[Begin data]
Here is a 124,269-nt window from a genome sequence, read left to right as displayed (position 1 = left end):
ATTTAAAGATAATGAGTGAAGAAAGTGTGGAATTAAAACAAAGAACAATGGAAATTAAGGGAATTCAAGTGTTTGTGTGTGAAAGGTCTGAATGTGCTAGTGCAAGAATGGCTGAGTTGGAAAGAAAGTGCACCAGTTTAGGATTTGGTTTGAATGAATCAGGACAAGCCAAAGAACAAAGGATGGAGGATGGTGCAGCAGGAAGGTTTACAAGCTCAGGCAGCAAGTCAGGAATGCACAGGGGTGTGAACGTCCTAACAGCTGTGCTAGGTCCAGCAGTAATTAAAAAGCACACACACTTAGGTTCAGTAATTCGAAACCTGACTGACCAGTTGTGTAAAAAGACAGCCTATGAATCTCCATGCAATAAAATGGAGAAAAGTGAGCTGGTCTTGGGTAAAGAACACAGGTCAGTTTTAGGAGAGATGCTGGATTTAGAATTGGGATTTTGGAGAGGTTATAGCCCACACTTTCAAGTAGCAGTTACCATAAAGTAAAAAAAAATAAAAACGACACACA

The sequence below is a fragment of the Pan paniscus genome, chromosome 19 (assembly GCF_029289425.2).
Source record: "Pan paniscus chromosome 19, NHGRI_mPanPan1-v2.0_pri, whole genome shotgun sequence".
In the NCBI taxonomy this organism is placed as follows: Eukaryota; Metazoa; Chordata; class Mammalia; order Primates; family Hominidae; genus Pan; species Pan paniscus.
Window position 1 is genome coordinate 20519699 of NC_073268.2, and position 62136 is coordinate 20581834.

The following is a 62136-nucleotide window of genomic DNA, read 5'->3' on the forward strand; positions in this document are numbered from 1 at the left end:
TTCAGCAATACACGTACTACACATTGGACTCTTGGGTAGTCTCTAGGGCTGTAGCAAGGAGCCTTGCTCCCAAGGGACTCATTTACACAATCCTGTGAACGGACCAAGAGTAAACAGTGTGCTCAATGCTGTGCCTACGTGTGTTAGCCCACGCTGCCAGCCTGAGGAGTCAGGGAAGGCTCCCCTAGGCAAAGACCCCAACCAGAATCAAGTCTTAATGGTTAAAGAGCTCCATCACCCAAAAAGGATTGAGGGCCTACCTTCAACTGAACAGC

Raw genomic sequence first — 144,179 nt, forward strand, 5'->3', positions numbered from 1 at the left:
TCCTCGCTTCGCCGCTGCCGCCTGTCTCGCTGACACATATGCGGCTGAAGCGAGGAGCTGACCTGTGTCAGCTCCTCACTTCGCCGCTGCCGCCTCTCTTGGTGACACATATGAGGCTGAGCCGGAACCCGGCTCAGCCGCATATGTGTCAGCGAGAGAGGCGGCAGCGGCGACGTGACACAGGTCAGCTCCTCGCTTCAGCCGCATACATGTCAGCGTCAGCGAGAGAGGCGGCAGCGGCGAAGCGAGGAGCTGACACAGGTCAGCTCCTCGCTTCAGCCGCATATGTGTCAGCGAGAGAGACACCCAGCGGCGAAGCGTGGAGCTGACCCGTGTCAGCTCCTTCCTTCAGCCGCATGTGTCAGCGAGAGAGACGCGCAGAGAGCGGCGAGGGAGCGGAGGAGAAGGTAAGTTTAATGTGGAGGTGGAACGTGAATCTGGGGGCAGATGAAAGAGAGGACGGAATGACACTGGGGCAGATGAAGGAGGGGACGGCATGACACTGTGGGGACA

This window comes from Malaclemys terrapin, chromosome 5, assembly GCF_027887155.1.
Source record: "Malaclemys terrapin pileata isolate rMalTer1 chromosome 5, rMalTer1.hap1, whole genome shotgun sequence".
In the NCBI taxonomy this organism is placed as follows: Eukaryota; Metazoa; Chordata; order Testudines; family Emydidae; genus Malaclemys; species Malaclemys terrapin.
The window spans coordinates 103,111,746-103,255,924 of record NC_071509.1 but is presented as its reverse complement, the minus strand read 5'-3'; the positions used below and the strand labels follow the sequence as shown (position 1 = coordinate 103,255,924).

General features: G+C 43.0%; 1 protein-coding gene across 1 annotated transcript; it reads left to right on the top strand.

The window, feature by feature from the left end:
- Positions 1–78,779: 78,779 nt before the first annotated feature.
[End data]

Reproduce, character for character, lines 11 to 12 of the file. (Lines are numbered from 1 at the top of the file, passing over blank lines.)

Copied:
This window comes from Malaclemys terrapin, chromosome 5, assembly GCF_027887155.1.
Source record: "Malaclemys terrapin pileata isolate rMalTer1 chromosome 5, rMalTer1.hap1, whole genome shotgun sequence".